But according to one Chinese military official, Tsai is unfit to rule "long-term" because she is single.
Wang Weixing, of Beijing's Academy of Military Sciences, wrote an op-ed for a state newspaper, in which he blasted Tsai, not for her political skills, but for her romantic life.
"As a single female politician, she has no emotional encumbrances of love, no family restraint, no children to worry about," Wang wrote, according to a translation from CNN.
"Her political style and tactics are often emotional, personalized, and extreme." The article called her unfit to rule "long-term."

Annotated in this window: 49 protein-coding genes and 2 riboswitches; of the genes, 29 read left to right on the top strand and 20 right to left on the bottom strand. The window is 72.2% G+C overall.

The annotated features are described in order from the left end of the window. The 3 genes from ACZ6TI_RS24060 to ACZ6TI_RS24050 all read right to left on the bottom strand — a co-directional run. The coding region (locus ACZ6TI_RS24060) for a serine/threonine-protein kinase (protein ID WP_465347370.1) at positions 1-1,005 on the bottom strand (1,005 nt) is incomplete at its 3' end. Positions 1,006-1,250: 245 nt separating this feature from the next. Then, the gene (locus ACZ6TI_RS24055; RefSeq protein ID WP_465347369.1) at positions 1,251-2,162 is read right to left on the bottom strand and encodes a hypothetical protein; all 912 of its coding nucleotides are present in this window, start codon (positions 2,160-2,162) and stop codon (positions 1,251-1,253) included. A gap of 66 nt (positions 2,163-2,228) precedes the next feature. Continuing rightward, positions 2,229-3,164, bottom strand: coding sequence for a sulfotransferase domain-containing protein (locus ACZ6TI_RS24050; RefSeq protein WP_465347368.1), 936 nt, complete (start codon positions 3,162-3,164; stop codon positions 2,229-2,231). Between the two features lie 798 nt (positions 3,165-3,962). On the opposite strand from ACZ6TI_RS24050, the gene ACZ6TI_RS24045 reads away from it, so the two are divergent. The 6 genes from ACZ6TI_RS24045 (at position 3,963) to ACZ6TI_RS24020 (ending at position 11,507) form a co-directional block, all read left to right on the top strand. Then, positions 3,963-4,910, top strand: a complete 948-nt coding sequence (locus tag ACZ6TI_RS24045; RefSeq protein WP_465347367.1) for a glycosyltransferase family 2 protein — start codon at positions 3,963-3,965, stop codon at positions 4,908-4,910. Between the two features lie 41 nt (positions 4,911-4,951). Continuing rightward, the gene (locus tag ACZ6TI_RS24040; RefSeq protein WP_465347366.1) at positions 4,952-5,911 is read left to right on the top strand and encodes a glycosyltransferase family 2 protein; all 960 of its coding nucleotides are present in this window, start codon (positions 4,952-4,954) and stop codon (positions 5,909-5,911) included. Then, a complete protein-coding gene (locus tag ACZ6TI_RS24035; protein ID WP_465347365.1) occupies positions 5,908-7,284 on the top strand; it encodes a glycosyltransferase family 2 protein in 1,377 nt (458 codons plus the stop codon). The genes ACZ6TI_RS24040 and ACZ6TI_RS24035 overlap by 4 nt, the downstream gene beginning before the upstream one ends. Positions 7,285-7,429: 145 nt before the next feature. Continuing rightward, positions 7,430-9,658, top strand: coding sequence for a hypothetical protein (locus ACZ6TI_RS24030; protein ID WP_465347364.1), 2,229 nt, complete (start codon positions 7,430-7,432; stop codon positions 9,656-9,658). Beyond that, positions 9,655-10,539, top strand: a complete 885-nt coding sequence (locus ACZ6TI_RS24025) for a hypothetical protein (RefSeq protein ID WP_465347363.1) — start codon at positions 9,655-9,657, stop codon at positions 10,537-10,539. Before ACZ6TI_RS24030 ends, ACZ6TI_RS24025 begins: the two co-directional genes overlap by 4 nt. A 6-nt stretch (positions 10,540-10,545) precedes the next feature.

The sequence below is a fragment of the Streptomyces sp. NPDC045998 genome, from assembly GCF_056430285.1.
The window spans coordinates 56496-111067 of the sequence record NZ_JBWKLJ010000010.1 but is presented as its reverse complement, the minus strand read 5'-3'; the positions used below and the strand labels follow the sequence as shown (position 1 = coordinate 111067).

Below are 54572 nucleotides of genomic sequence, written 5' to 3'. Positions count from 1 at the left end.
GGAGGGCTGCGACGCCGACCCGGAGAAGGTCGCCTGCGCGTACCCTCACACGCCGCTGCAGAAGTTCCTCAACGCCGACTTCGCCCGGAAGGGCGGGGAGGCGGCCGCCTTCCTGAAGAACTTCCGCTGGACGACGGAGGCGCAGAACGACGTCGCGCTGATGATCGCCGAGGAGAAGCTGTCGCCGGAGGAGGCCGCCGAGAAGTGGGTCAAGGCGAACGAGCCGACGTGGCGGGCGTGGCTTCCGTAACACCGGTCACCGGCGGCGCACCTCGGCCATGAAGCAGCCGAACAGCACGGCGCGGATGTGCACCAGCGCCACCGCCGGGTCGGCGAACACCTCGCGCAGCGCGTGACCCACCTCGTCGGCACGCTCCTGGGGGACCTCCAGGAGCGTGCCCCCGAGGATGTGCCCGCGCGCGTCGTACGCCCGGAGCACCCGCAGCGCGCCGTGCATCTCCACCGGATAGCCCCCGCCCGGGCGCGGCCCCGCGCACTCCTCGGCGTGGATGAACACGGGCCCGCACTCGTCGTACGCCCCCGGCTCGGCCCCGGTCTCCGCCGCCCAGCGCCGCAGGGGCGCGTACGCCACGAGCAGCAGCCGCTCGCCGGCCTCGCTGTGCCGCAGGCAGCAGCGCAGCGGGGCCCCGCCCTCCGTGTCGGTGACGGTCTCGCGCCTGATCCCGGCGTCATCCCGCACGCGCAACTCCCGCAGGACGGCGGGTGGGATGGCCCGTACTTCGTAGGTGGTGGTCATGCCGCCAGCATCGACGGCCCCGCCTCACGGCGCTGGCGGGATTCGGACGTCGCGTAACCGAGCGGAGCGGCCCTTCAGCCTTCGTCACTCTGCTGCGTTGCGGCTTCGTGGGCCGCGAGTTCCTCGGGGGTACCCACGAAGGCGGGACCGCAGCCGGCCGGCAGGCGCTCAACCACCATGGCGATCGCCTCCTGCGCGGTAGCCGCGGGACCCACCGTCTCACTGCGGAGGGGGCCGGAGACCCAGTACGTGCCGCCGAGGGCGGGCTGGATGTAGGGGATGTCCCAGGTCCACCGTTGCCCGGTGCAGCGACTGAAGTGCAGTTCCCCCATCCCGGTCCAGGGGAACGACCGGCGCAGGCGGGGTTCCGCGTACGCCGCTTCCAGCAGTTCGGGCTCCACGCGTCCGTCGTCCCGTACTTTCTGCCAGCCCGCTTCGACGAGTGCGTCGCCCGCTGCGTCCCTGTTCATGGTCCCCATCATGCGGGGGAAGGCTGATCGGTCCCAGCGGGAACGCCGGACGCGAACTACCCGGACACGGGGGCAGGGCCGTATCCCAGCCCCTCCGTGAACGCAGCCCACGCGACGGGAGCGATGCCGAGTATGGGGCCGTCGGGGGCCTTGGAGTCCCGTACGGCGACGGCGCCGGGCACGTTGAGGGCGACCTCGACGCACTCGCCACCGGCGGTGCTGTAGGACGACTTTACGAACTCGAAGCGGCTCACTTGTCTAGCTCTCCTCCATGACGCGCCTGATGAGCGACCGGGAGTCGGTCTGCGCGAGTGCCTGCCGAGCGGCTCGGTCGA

The article has since been removed but people are outraged by it. "Many women abroad admire Miss Tsai's tenacity and drive, especially the fact she is strong and independent and does not need a man to rule," one person wrote on Weibo, an Asian social media platform, according to BBC.
But China's media has a long and ugly history with sexist attitudes towards women, as women fight to wean away from traditional gender roles. Last year, the Communist Party's newspaper the People's Daily published an article of 18 female journalists who were deemed "Beauty with brains," according to CNN.
Former law professor Tsai took office on Friday, and is currently in-between the political rift of resolving or cutting Taiwan's ties with China. As a part of the Democratic Progressive Party, Tsai favors Taiwanese independence.